I'm struggling with understanding part of this proof.

It makes use of this relationship.

$\displaystyle F_{m + n} = F_{m-1}F_n + F_mF_{n + 1}$

We are supposing that $\displaystyle F_m$ is dvisible by $\displaystyle F_n$ and we have just shown that $\displaystyle F_{nq}$ is divisible by $\displaystyle F_n$. We are trying to proove that m is divisible by n.

So suppose $\displaystyle m = nq + r$

We have $\displaystyle F_m = F_{nq+r} = F_{nq-1}F_{r} + F_{nq}F_{r+1}$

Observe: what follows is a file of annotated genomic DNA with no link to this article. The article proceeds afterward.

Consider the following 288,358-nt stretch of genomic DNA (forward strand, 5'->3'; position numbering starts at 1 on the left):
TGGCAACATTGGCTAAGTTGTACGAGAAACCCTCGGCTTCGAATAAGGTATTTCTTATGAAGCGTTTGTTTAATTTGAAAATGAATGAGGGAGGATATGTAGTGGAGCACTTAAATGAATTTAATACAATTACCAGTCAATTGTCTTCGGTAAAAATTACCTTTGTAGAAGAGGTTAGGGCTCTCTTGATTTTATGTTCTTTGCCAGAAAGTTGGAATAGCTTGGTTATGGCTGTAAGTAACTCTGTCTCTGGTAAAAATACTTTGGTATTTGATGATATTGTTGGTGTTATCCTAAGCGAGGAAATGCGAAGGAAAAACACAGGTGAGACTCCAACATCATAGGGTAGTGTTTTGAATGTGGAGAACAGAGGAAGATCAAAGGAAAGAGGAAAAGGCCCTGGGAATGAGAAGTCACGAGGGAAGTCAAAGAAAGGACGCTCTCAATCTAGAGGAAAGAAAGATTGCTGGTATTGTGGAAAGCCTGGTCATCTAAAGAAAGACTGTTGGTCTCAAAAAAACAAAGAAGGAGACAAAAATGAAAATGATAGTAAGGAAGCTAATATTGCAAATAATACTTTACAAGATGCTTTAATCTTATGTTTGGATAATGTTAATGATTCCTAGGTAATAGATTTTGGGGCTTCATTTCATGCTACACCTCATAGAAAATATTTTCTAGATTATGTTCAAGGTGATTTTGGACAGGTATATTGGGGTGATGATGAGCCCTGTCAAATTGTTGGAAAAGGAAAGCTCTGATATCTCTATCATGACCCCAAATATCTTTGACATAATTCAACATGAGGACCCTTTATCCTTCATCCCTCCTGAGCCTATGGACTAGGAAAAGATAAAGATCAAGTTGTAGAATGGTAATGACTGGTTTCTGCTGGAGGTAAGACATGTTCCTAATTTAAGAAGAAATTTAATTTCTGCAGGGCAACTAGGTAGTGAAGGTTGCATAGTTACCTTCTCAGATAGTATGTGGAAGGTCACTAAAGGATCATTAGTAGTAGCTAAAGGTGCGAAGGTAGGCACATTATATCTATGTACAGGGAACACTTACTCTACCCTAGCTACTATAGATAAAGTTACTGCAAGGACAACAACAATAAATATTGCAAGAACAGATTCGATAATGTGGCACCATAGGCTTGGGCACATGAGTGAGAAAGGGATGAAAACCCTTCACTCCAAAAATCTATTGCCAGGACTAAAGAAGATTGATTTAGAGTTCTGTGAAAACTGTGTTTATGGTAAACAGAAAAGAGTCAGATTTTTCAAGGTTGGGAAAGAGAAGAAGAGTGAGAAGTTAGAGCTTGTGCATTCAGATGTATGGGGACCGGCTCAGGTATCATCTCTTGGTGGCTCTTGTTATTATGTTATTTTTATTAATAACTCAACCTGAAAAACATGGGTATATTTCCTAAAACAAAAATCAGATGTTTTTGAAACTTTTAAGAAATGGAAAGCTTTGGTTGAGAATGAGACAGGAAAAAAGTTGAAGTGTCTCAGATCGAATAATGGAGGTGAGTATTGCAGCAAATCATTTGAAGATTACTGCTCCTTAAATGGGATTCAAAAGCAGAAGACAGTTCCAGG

As $\displaystyle F_{nq} $ is divisible by$\displaystyle F_n$ and as $\displaystyle F_m$ is divisible by $\displaystyle F_n$, it follows that $\displaystyle F_n$ divides $\displaystyle F_{nq-1}F_r$

It does? Doesn't the fact that $\displaystyle F_{nq}$ alone mean that $\displaystyle F_n $ divides $\displaystyle F_{nq-1}F_r$? Why do we have to bother with $\displaystyle F_m$?

Then we have

if $\displaystyle gcd(F_{nq-1}, F_n) = 1$ we know by Euclid's Lemma that$\displaystyle F_n$ divides$\displaystyle F_r$. I thought this only work with a prime number? How do we know one of them is prime?